Anatomy of a Scene: How to Make Action Sequences Matter

by ScreenCraft - updated on September 16, 2019

One of the most fundamental adages writers throw around is show, don't tell. In an action movie, minimizing long pieces of exposition is even more crucial for fear of slowing down your story. The last thing you need is to lose all of your momentum while trying to characterize your protagonist in a lengthy conversation.

Why, then, are so many action movies doing it? Why are we seeing so many movies with long, pointless action scenes followed by long stretches of discussing the plot? The hallmark of any lackluster action film is that you could remove most of the action scenes and nothing about the film would change. The plot wouldn't be any different, nor would we lose any information about the characters. It's dull and disrespectful to the audience.

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Some of the best action films, however, blend their characterization and plot into the action scenes. By doing so, they quickly convey crucial character information to the audience while the stakes are higher because their actions have ramifications on the plot. In fact, a really good movie will use action to characterize its protagonist — just like Casino Royale's Madagascar chase.

We're going to break down the elements of the scene and see how they contribute to establishing Daniel Craig's James Bond as a character.

What's Bond's goal? He has to capture a bomb maker alive and interrogate him for information. It's almost always more interesting to introduce a character by showing them going after something rather than running away. By seeing what the character does to get what they want, we understand them.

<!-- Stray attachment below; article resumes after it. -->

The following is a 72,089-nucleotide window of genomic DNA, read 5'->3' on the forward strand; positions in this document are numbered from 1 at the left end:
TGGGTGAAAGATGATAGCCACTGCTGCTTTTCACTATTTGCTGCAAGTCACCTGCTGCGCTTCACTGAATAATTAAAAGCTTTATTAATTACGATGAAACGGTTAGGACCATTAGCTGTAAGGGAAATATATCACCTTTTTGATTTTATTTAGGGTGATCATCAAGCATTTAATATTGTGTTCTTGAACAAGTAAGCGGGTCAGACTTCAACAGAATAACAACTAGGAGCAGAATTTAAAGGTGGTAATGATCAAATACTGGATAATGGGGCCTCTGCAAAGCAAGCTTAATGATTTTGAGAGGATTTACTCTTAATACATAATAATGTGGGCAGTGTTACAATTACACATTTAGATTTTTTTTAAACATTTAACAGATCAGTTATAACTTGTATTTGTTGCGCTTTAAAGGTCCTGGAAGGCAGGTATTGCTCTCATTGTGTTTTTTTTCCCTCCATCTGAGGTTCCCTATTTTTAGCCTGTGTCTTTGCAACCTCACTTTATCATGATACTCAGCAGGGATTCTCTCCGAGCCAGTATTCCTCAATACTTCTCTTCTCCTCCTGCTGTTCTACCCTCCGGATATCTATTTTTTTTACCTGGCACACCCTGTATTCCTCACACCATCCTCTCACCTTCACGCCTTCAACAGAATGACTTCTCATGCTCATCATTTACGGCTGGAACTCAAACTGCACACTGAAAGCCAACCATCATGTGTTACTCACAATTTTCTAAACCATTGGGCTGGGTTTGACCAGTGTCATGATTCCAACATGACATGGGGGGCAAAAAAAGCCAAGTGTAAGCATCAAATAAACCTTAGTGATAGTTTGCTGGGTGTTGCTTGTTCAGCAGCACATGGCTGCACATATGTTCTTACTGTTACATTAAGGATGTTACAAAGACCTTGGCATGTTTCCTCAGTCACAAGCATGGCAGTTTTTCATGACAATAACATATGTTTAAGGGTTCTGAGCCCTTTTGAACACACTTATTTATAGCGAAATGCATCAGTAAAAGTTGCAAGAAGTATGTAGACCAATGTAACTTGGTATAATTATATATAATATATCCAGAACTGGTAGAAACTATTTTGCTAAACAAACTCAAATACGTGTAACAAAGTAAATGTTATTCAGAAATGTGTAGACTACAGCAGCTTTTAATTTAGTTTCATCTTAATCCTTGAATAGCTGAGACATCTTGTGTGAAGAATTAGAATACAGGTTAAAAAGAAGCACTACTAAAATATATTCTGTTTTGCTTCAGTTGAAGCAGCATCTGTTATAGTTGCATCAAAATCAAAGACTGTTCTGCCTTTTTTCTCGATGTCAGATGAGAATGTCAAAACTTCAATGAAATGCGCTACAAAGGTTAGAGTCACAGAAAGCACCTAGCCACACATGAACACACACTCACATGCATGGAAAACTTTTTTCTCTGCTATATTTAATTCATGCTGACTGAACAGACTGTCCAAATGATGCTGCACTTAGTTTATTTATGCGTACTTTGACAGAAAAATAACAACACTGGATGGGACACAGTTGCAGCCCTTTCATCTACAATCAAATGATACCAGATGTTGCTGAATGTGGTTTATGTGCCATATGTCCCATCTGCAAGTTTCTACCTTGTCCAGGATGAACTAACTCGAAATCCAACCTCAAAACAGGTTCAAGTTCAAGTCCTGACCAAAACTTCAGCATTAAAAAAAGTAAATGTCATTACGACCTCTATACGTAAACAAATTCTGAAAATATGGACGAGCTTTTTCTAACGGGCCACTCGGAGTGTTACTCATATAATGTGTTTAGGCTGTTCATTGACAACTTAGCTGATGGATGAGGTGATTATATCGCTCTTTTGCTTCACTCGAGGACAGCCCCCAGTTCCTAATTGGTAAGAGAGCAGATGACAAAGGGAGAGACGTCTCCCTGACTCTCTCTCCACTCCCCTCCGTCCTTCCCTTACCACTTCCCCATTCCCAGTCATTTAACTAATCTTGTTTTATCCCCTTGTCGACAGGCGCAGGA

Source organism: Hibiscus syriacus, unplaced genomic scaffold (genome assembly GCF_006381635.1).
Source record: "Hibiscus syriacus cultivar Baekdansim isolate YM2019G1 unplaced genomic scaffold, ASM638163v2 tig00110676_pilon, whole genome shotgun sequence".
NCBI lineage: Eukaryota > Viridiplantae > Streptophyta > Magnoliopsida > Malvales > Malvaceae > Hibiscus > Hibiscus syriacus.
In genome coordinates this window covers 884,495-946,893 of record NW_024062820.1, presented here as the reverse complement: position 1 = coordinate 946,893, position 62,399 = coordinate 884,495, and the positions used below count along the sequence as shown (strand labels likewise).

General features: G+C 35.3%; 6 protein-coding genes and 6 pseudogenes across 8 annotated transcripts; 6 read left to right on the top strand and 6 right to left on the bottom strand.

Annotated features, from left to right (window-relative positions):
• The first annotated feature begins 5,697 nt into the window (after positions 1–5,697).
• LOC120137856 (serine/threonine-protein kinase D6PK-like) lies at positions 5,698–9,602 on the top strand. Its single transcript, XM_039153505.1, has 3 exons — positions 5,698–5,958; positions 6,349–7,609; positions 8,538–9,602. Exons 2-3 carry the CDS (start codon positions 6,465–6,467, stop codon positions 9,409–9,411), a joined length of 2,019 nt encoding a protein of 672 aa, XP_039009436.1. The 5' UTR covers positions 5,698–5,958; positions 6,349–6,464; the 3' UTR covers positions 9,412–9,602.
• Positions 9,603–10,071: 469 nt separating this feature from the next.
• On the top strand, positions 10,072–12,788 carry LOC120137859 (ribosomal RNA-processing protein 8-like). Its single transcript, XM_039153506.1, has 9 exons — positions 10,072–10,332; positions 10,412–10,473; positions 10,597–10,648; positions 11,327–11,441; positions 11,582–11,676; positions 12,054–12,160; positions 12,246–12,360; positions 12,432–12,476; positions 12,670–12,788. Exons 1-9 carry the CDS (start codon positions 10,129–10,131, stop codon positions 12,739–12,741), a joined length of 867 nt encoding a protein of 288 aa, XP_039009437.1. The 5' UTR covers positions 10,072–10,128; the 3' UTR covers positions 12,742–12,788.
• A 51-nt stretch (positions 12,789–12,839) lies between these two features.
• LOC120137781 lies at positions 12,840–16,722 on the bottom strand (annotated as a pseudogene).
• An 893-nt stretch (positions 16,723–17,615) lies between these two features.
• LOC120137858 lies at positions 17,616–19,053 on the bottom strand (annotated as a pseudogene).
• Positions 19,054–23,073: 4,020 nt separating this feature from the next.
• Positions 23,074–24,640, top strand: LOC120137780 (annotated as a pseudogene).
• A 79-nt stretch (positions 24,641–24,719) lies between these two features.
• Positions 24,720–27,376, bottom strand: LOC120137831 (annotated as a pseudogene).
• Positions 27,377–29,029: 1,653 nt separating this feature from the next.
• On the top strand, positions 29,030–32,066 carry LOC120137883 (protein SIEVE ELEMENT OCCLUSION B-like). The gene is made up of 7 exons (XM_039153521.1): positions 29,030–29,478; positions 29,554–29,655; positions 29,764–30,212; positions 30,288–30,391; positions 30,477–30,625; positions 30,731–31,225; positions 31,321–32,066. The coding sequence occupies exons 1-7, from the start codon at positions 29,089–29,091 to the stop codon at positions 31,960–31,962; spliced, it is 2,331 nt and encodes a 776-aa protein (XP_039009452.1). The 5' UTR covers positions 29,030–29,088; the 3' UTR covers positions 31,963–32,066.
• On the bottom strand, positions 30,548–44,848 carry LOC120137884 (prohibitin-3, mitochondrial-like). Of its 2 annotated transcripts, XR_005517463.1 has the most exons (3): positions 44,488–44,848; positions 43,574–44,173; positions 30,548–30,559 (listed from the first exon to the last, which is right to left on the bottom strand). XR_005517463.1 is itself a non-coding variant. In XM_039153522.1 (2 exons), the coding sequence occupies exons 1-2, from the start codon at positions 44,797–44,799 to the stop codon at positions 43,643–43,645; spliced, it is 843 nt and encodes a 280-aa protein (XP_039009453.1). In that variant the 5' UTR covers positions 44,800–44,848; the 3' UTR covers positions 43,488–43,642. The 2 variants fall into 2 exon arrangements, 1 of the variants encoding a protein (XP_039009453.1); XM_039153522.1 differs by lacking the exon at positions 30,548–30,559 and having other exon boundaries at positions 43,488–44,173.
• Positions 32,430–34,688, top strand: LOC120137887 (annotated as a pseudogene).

What's stopping Bond from achieving his goal? The bomb maker is getting away, and he's a damn parkour expert.

What does Bond do to overcome the bomb maker's advantage? While the bomb maker is slipping, sliding, and jumping through a construction area, Bond takes the direct approach. Where Bond in previous films would find a clever short cut or use one of Q's gadgets to slow down his target, Daniel Craig's iteration starts off relying on relentless blunt force.

When the bomb maker takes cover in the construction site with a gun, Bond charges him with a bulldozer. When the bomb maker jumps through a high wall vent into another room, Bond busts through the wall like the damn Kool-Aid man. There's a lot of characterization there.

How does Bond ultimately achieve his goal? Bond follows the bomb maker into an embassy and shoots the place up to catch him. When he's finally cornered by security, Bond shoots the bomb maker, steals his bag, and escapes by shooting a propane tank.

How does this advance the plot? While Bond fails to capture the bomb maker, he finds a phone in his bag holding a very suspect text that Bond needs to follow up on.

What does this tell us about Bond? It tells us that he's relentless and incredibly reckless. When he's cornered, he's willing to scrap the main objective of the mission — capturing the bomb maker — and go for the Hail Mary play; killing him, taking his bag, and hoping something inside will give him a lead. Most importantly, we've learned that Bond has a very long way to go until he becomes the suave, charming, and cultured spy we've seen in earlier films.

While we won't argue that the chase itself goes on a little long, its contributions to setting up Bond's character justify its existence. Without this chase sequence, all we'd have to go on for Bond's characterization is M lecturing him on his irresponsible methods in the field. Because the movie shows Bond's unruliness through action, it's ultimately far more satisfying when we see him embrace the path of cold professionalism at the end.

So, next time you write an action scene, ask yourself what it's telling you about the character and how it's moving the story along. If you don't have answers to those questions, it's not worth putting in your script.

This article was written by Ashley Scott Meyers.  Ashley is a screenwriter and podcaster over at He has sold and optioned dozens of scripts over the last two decades. Through SYS he runs a screenplay analysis service, provides paid job leads to screenwriters, and helps screenwriters connect with producers who are looking for material.

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